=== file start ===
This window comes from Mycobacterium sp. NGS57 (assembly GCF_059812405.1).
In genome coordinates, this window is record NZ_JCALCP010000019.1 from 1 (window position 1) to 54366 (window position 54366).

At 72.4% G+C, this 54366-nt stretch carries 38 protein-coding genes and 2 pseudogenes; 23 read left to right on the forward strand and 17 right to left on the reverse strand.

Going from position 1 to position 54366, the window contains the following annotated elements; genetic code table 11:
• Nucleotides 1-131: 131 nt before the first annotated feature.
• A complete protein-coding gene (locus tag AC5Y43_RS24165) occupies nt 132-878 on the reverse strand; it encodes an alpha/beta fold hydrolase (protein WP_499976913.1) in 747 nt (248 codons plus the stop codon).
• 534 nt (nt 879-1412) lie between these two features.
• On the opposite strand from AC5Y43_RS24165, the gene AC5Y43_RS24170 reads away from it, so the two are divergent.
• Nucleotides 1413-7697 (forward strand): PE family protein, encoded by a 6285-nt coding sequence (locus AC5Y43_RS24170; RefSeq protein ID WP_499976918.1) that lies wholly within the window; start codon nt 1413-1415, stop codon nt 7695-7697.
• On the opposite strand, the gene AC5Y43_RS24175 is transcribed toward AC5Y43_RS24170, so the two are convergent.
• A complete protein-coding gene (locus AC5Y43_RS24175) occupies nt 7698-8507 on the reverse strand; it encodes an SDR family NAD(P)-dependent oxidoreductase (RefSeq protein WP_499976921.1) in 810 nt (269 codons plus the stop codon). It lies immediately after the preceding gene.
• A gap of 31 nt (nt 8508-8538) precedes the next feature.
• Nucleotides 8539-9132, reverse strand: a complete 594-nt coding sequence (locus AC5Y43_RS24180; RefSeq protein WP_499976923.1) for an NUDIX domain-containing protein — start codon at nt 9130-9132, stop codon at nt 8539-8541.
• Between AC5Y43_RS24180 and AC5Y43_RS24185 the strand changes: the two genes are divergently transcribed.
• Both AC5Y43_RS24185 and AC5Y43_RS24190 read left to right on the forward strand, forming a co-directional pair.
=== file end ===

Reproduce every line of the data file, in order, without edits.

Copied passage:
This window comes from Mycobacterium sp. NGS57 (assembly GCF_059812405.1).
In genome coordinates, this window is record NZ_JCALCP010000019.1 from 1 (window position 1) to 54366 (window position 54366).

At 72.4% G+C, this 54366-nt stretch carries 38 protein-coding genes and 2 pseudogenes; 23 read left to right on the forward strand and 17 right to left on the reverse strand.

Going from position 1 to position 54366, the window contains the following annotated elements; genetic code table 11:
• Nucleotides 1-131: 131 nt before the first annotated feature.
• A complete protein-coding gene (locus tag AC5Y43_RS24165) occupies nt 132-878 on the reverse strand; it encodes an alpha/beta fold hydrolase (protein WP_499976913.1) in 747 nt (248 codons plus the stop codon).
• 534 nt (nt 879-1412) lie between these two features.
• On the opposite strand from AC5Y43_RS24165, the gene AC5Y43_RS24170 reads away from it, so the two are divergent.
• Nucleotides 1413-7697 (forward strand): PE family protein, encoded by a 6285-nt coding sequence (locus AC5Y43_RS24170; RefSeq protein ID WP_499976918.1) that lies wholly within the window; start codon nt 1413-1415, stop codon nt 7695-7697.
• On the opposite strand, the gene AC5Y43_RS24175 is transcribed toward AC5Y43_RS24170, so the two are convergent.
• A complete protein-coding gene (locus AC5Y43_RS24175) occupies nt 7698-8507 on the reverse strand; it encodes an SDR family NAD(P)-dependent oxidoreductase (RefSeq protein WP_499976921.1) in 810 nt (269 codons plus the stop codon). It lies immediately after the preceding gene.
• A gap of 31 nt (nt 8508-8538) precedes the next feature.
• Nucleotides 8539-9132, reverse strand: a complete 594-nt coding sequence (locus AC5Y43_RS24180; RefSeq protein WP_499976923.1) for an NUDIX domain-containing protein — start codon at nt 9130-9132, stop codon at nt 8539-8541.
• Between AC5Y43_RS24180 and AC5Y43_RS24185 the strand changes: the two genes are divergently transcribed.
• Both AC5Y43_RS24185 and AC5Y43_RS24190 read left to right on the forward strand, forming a co-directional pair.